MANILA – More German companies are considering starting their businesses in the Philippines amid continued improvement in the business sector, the German-Philippine Chamber of Commerce and Industry, Inc. (GPCCI) said on Friday. GPCCI general manager Nadine Fund said they “have been receiving an influx of inquiries from German businesses who are considering the Philippines for new ventures.” Fund said the World Bank’s recent “Doing Business Report” helped the Philippines’ cause in inviting foreign investors.
The Philippines made a 30-notch jump in the rankings, the country’s biggest improvement in 11 years. It also made the Philippines one of the most improved out of 189 nations. “Reports such as this will definitely encourage them to seriously take a closer look,” Fund said in a statement. She added that the Philippines remains an attractive investment destination for German companies because of the skilled and highly educated workforce and huge market. She said the GPCCI will forge a partnership with the Philippine government, and German and Filipino businessmen to roll out the dual vocational education training (VET).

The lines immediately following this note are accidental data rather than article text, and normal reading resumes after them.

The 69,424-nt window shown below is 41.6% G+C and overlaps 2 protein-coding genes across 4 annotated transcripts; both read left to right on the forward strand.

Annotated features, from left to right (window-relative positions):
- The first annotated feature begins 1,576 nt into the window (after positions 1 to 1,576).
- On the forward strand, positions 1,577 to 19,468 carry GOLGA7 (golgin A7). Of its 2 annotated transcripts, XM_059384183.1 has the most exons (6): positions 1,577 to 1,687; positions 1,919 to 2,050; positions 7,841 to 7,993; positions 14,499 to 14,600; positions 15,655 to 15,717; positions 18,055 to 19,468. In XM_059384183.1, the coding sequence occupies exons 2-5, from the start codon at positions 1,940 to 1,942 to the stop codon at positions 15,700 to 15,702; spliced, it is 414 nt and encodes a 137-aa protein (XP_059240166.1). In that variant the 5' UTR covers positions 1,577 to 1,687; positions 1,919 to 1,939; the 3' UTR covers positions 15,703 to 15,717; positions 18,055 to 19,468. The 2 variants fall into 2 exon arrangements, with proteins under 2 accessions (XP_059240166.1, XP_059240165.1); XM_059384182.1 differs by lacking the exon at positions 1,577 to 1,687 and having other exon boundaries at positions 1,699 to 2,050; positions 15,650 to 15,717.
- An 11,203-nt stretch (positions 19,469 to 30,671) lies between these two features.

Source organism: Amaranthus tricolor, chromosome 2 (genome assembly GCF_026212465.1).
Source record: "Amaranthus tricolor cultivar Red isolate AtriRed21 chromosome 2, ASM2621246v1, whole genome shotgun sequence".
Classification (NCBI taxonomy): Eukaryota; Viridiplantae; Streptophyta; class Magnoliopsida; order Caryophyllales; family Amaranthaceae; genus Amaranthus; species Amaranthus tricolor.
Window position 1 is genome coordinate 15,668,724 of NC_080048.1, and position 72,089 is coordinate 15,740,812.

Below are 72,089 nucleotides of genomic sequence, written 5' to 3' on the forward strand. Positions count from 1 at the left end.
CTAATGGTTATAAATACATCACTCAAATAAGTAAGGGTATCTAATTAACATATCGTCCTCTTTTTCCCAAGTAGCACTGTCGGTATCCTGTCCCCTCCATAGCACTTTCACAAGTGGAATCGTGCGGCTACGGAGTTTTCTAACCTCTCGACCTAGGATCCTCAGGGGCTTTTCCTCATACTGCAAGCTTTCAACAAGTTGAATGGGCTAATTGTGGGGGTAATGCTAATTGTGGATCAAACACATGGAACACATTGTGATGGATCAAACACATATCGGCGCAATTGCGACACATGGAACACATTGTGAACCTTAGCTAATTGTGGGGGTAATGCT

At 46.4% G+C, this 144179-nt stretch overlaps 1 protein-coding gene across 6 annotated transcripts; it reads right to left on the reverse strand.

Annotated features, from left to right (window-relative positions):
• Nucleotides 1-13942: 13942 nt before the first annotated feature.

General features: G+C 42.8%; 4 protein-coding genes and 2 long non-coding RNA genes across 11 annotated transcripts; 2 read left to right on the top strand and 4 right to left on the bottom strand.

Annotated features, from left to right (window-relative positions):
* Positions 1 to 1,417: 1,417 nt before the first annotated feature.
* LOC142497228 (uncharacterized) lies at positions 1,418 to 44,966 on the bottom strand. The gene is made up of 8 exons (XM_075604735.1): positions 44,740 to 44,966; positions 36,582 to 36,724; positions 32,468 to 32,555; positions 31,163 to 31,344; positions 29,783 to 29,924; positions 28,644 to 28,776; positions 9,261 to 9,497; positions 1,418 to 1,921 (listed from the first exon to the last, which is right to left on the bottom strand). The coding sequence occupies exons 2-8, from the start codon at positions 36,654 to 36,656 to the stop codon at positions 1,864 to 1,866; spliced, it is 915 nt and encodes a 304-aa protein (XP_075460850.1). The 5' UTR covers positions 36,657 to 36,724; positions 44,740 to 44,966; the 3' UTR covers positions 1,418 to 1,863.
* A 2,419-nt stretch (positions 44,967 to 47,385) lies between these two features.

The training program is patterned after the German model that has successfully kept its economy afloat amid the Eurozone crisis. Fund said the acquired competencies of some 500,000 graduates annually would no longer be enough to meet the sophisticated demands for skills and talents of foreign and local companies. The three-year dual VET program, integrated in the K to 12 program, aims to boost the country’s economy as it joins the single market economy of the Association of Southeast Asian Nations (ASEAN) by 2015. Fund noted, however, that the fight against corruption should be strengthened to attract more investments, adding that the World Bank positive review “came at an opportune time” amid the investigation on the alleged P10 billion pork barrel fund scam. “Bringing back investor confidence needs a lot of painstaking effort to weed corruption in the government and to make the Philippines a top investments haven,” she said.
She added that foreign investors are being hindered by legal security and the constitutional provision on limited foreign ownership of private businesses. “In as much as we are delighted about the positive outcome of the government efforts in the past few years and we do notice the positive impact, doing business here still includes many hurdles that need to be tackled by the government in order to position the country as a top-investment location,” Fund said.